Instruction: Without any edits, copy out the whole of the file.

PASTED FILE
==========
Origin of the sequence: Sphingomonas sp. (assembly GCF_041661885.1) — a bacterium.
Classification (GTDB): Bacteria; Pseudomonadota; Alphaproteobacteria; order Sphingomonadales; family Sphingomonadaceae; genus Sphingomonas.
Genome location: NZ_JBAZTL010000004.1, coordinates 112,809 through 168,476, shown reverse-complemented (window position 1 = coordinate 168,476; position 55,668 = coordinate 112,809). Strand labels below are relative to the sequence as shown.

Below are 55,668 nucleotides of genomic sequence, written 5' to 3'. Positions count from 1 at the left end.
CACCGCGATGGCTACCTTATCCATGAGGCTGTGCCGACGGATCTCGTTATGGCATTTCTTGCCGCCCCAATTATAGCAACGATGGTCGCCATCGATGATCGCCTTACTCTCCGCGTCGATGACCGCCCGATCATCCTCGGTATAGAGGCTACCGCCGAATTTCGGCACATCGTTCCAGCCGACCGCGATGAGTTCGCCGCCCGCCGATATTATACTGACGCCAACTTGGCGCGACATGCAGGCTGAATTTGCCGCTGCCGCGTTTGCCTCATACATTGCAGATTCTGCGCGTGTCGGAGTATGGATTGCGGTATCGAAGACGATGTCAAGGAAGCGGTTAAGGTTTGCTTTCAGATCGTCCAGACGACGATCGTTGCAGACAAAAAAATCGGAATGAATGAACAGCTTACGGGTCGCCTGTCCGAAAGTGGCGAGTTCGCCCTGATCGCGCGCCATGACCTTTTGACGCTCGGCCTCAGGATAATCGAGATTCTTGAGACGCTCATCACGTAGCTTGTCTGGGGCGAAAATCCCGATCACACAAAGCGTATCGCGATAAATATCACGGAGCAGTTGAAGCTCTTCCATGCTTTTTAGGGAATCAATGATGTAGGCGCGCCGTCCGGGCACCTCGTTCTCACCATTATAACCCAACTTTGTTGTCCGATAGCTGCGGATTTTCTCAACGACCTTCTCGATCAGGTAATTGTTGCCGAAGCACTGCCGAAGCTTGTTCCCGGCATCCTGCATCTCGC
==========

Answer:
Origin of the sequence: Sphingomonas sp. (assembly GCF_041661885.1) — a bacterium.
Classification (GTDB): Bacteria; Pseudomonadota; Alphaproteobacteria; order Sphingomonadales; family Sphingomonadaceae; genus Sphingomonas.
Genome location: NZ_JBAZTL010000004.1, coordinates 112,809 through 168,476, shown reverse-complemented (window position 1 = coordinate 168,476; position 55,668 = coordinate 112,809). Strand labels below are relative to the sequence as shown.

Below are 55,668 nucleotides of genomic sequence, written 5' to 3'. Positions count from 1 at the left end.
CACCGCGATGGCTACCTTATCCATGAGGCTGTGCCGACGGATCTCGTTATGGCATTTCTTGCCGCCCCAATTATAGCAACGATGGTCGCCATCGATGATCGCCTTACTCTCCGCGTCGATGACCGCCCGATCATCCTCGGTATAGAGGCTACCGCCGAATTTCGGCACATCGTTCCAGCCGACCGCGATGAGTTCGCCGCCCGCCGATATTATACTGACGCCAACTTGGCGCGACATGCAGGCTGAATTTGCCGCTGCCGCGTTTGCCTCATACATTGCAGATTCTGCGCGTGTCGGAGTATGGATTGCGGTATCGAAGACGATGTCAAGGAAGCGGTTAAGGTTTGCTTTCAGATCGTCCAGACGACGATCGTTGCAGACAAAAAAATCGGAATGAATGAACAGCTTACGGGTCGCCTGTCCGAAAGTGGCGAGTTCGCCCTGATCGCGCGCCATGACCTTTTGACGCTCGGCCTCAGGATAATCGAGATTCTTGAGACGCTCATCACGTAGCTTGTCTGGGGCGAAAATCCCGATCACACAAAGCGTATCGCGATAAATATCACGGAGCAGTTGAAGCTCTTCCATGCTTTTTAGGGAATCAATGATGTAGGCGCGCCGTCCGGGCACCTCGTTCTCACCATTATAACCCAACTTTGTTGTCCGATAGCTGCGGATTTTCTCAACGACCTTCTCGATCAGGTAATTGTTGCCGAAGCACTGCCGAAGCTTGTTCCCGGCATCCTGCATCTCGC